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Up in the Sky, Ever So High
Review by: Emily Short
Game: To Hell in a Hamper
By: J. J. Guest

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Every year a few games turn up as XYZZY finalists that I hadn't played during the year, because they weren't in the competition and didn't make big noise on rec.games.int-fiction when they were released. But they're always games that made enough of an impression on someone to make the list, so I try to play them when I can.

This year, the nominee that surprised me was To Hell In A Hamper, J. J. Guest's one-room ADRIFT game. I don't tend to follow the ADRIFT releases closely, and I missed this game when it was released. The nominations in five categories -- Best Game, Best Writing, Best Story, Best Setting, and Best Use of Medium -- made me curious, so I tried it out.

The premise is that you are trapped in a hot-air balloon, drifting perilously towards a volcano, accompanied by an uncooperative NPC who is carrying entirely too many heavy objects. Your task: get rid of everything that is weighing down the balloon so that you and your companion do not become one with the lava.

This is a great example of how much you can get out of a well-chosen premise. Instead of a score, you have a reading on the altimeter, which lets you know how far you still need to rise in order to clear the volcano without disastrous effects. This device works very nicely and gives a mimetic, in-story excuse for having a scoring system at all. Having a grumpy NPC who doesn't talk much is a standard way of avoiding having to write lengthy conversations, but in this case it's done quite well, and he has a range of responses for your actions that makes it feel like he really is grumpy and not just underimplemented. Meanwhile, the setting choice is a very good one for a one-room game: it makes perfect sense that you can't walk anywhere from where you are, but at the same time the passing scenery outside provides atmosphere and keeps the setting from inducing claustrophobia.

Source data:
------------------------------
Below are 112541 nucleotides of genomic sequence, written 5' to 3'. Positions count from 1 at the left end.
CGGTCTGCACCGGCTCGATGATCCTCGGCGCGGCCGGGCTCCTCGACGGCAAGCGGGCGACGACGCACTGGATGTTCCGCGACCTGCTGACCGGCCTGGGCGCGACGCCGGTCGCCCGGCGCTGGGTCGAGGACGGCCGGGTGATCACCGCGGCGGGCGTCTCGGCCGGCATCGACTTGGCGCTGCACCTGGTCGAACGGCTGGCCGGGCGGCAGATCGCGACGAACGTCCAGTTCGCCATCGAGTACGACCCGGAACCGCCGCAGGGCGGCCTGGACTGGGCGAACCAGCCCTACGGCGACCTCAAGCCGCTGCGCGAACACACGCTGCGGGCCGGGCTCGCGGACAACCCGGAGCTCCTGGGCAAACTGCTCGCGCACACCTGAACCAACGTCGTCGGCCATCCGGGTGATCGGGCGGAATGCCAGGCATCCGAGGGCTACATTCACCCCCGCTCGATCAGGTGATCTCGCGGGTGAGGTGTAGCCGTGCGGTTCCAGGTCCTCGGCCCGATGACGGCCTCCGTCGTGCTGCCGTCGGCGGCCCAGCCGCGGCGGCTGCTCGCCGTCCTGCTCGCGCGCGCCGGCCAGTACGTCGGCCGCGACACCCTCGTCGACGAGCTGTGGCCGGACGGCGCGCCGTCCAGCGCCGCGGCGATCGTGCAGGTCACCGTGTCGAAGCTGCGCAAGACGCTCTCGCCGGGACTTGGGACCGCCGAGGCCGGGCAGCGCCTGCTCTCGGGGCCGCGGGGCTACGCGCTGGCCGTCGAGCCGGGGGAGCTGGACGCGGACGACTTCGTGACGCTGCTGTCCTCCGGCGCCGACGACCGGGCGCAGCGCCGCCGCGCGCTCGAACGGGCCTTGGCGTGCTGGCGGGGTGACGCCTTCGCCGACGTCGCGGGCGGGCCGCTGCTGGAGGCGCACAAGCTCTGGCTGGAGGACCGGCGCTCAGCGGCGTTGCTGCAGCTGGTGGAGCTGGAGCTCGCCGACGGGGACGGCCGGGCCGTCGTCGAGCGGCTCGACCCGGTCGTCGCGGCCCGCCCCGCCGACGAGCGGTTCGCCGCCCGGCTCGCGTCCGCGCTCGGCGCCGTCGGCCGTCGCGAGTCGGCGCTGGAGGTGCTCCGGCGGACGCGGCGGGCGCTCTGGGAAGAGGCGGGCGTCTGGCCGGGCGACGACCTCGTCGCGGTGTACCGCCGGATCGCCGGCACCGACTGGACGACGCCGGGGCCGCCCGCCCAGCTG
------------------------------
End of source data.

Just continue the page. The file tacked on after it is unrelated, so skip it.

One-room puzzle games tend to have a certain purity of focus. The player knows that everything he needs is going to be in one place, and there's no need to look elsewhere. That effect served To Hell in a Hamper well. The puzzles, taken by themselves, are a little uneven. One or two are too trivial, and some rely more than I like on obsessive searching and fiddling with objects, where it's not clear when one verb will be more useful than another. On the other hand, several are quite ingenious and enjoyable. And this is very much the sort of game where the cumulative effect is more than the sum of the parts. All of the individual puzzles you have to solve are components of your larger goal.

It's easy to die. This is not the kind of game where you're protected from errors. But it does make some attempt to keep you from doing anything to make the game unwinnable by, say, flinging a vital item overboard before you've used it. While this may be quite mimesis-breaking -- your player character has a really uncanny foreknowledge of what he's likely to need later and what he's not -- I think the game would have been considerably more frustrating without that feature, and I was duly grateful.